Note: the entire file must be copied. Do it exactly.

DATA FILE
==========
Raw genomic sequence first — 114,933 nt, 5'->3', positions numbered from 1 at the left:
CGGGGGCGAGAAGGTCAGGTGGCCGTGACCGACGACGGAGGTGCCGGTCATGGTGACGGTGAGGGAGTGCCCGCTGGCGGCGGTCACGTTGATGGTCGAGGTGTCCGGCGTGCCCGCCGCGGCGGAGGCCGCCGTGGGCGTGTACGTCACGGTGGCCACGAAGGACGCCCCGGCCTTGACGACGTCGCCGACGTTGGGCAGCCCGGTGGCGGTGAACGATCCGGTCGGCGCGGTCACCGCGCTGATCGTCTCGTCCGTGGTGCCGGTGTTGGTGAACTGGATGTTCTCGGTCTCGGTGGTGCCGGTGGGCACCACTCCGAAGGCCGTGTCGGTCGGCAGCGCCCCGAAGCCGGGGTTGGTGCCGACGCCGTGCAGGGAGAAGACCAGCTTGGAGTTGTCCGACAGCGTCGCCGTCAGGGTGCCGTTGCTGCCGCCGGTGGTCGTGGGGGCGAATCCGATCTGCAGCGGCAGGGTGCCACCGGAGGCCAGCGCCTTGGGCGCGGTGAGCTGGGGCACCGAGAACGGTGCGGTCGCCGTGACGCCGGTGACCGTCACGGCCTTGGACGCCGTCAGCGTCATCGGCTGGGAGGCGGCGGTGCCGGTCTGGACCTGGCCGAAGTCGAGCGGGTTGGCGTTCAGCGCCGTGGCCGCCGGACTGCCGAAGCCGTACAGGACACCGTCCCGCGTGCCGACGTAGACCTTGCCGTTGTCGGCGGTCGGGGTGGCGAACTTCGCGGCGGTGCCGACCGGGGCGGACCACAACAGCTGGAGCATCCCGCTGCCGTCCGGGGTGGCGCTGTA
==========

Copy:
Raw genomic sequence first — 114,933 nt, 5'->3', positions numbered from 1 at the left:
CGGGGGCGAGAAGGTCAGGTGGCCGTGACCGACGACGGAGGTGCCGGTCATGGTGACGGTGAGGGAGTGCCCGCTGGCGGCGGTCACGTTGATGGTCGAGGTGTCCGGCGTGCCCGCCGCGGCGGAGGCCGCCGTGGGCGTGTACGTCACGGTGGCCACGAAGGACGCCCCGGCCTTGACGACGTCGCCGACGTTGGGCAGCCCGGTGGCGGTGAACGATCCGGTCGGCGCGGTCACCGCGCTGATCGTCTCGTCCGTGGTGCCGGTGTTGGTGAACTGGATGTTCTCGGTCTCGGTGGTGCCGGTGGGCACCACTCCGAAGGCCGTGTCGGTCGGCAGCGCCCCGAAGCCGGGGTTGGTGCCGACGCCGTGCAGGGAGAAGACCAGCTTGGAGTTGTCCGACAGCGTCGCCGTCAGGGTGCCGTTGCTGCCGCCGGTGGTCGTGGGGGCGAATCCGATCTGCAGCGGCAGGGTGCCACCGGAGGCCAGCGCCTTGGGCGCGGTGAGCTGGGGCACCGAGAACGGTGCGGTCGCCGTGACGCCGGTGACCGTCACGGCCTTGGACGCCGTCAGCGTCATCGGCTGGGAGGCGGCGGTGCCGGTCTGGACCTGGCCGAAGTCGAGCGGGTTGGCGTTCAGCGCCGTGGCCGCCGGACTGCCGAAGCCGTACAGGACACCGTCCCGCGTGCCGACGTAGACCTTGCCGTTGTCGGCGGTCGGGGTGGCGAACTTCGCGGCGGTGCCGACCGGGGCGGACCACAACAGCTGGAGCATCCCGCTGCCGTCCGGGGTGGCGCTGTA